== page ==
Remnant 2 is an impressive package for both the returning players and the newcomers. “Dark Souls With Guns” holds true.
Upon its release in 2019, Remnant: From the Ashes was often described as “Dark Souls with Guns.” While I had heard a lot about the original game, various constraints prevented me from trying it out. However, with the announcement of Remnant 2 during The Game Awards 2022, I decided that this time, I would definitely give it a shot. Consequently, this review comes from someone who didn’t play the first game and may be particularly appealing to newcomers.
Remnant II retains its essence as “Dark Souls with Guns,” and if you’re a fan of games that challenge players’ skills, you’ll likely find Remnant II captivating right from the outset.
The game offers multiple difficulty options, starting with Survivor difficulty. Veteran, Nightmare, and Apocalypse represent higher difficulty levels, with the last option initially locked for the first playthrough. As the developers have explained, these difficulty levels differ from traditional ones, and they don’t recommend starting with Nightmare. While newcomers like me heeded the developer’s advice, I’m certain that veterans will be eager to dive into hardcore mode right from the beginning. Indeed, the game allows you to choose “Hardcore Mode” right from the start as well.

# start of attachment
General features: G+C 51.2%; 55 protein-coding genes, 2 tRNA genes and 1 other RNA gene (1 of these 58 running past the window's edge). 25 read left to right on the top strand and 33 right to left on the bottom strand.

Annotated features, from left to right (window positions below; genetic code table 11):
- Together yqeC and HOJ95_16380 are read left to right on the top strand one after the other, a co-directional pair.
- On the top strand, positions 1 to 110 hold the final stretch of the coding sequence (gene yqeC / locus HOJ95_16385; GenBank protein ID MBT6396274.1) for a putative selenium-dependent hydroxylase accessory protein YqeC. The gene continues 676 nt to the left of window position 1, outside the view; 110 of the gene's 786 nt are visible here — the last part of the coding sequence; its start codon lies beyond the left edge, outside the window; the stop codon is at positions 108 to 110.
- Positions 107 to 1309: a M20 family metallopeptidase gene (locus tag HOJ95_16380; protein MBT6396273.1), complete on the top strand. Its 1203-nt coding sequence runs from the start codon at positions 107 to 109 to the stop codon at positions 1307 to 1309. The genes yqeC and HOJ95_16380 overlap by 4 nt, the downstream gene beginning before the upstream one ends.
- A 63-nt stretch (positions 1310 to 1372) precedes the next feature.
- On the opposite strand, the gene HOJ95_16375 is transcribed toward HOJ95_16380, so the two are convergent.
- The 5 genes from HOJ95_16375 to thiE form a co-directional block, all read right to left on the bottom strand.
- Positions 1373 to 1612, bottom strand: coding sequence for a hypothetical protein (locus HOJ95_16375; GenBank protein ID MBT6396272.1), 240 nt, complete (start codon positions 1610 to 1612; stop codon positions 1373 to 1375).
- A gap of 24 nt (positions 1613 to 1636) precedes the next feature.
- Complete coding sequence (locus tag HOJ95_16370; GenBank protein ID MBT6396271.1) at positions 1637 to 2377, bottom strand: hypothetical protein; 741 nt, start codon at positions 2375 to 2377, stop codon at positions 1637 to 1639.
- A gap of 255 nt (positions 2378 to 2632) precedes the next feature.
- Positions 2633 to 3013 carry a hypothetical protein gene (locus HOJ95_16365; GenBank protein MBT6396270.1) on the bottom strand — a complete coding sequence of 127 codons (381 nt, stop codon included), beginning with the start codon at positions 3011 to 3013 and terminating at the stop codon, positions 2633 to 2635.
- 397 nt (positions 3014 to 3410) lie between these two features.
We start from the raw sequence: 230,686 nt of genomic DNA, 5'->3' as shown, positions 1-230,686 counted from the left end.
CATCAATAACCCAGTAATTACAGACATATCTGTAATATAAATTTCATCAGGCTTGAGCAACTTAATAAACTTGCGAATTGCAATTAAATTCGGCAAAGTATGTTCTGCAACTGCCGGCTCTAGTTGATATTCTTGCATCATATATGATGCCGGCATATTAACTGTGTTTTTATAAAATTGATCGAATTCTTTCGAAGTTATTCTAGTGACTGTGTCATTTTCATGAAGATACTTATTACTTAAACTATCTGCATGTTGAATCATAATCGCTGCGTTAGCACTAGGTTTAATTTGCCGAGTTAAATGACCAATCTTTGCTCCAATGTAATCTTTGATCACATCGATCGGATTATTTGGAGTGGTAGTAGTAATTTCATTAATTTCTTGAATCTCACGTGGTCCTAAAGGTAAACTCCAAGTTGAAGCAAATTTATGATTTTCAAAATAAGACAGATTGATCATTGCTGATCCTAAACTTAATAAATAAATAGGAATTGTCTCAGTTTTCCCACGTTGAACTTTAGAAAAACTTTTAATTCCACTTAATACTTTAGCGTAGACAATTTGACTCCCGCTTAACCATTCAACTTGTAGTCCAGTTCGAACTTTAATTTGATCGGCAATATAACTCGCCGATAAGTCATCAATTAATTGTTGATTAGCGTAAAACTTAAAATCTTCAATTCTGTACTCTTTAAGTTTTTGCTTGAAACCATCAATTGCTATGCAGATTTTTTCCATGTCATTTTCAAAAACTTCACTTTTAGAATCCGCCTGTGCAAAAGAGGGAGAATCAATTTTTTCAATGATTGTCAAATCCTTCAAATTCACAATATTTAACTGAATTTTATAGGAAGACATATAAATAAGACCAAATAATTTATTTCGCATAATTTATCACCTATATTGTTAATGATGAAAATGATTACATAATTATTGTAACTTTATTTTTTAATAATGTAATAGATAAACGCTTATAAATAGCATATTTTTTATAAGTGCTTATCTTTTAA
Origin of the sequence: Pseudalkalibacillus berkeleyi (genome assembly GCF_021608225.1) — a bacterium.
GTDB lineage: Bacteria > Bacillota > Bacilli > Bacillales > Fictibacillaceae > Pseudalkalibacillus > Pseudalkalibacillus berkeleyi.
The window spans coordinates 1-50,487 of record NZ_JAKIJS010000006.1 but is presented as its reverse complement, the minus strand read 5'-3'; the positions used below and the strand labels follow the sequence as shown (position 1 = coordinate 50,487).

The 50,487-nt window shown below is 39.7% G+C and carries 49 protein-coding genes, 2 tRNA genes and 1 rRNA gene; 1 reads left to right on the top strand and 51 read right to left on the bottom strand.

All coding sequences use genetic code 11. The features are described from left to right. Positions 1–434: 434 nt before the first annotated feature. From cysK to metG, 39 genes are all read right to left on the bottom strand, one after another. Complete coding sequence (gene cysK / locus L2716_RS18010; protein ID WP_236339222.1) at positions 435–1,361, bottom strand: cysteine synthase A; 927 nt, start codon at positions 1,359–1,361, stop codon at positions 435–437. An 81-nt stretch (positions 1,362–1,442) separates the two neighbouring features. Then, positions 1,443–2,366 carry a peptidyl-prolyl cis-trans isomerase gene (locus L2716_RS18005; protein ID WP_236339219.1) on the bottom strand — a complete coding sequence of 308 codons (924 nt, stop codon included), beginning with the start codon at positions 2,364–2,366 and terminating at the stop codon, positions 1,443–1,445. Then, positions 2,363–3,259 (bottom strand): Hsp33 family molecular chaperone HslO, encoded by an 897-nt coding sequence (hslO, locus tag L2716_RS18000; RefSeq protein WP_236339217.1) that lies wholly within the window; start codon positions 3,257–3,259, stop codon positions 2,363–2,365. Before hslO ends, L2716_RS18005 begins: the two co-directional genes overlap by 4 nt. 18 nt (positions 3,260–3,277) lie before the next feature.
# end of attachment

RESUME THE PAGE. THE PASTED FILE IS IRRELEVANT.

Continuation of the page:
I recently had the chance to play Elden Ring, and while some may appreciate having multiple difficulty levels to challenge themselves, I believe that a single universal difficulty setting could have made the game more enticing for everyone. However, considering the game relies on procedural generation, this approach may be the most suitable for a wider audience. My recommendation? Stick to Survivor or Veteran difficulty levels, as suggested by the developers.
Similar to most character-driven games, Remnant 2 starts with character creation. Nevertheless, don’t expect an abundance of options in this department. Despite the limited choices available, you can still craft a respectable character tailored to your preferences. Notably, character creation does not include the selection of a class (Archetype), which will be introduced a bit later in the game.
Although Remnant 2 shares certain Soulslike characteristics, it doesn’t entirely abandon players to figure things out from the start. In the initial stages, there’s a sort of tutorial, and of course, you have the option to skip it when creating new characters. Nonetheless, having key aspects explained at the beginning is a welcome inclusion, if not a necessity.
Visually, while the game exhibits improvements compared to Remnant: From the Ashes, it doesn’t reach the pinnacle of graphical prowess, which is understandable considering the game places significant emphasis on gameplay. I can’t provide an in-depth discussion of performance as there is a performance patch slated for release on all platforms. This patch is anticipated to bring substantial performance enhancements. The version of the game I played did encounter some performance issues, although they weren’t as severe as those in Star Wars Jedi: Survivor. Consequently, I expect a much smoother experience after the launch with the performance patch in place.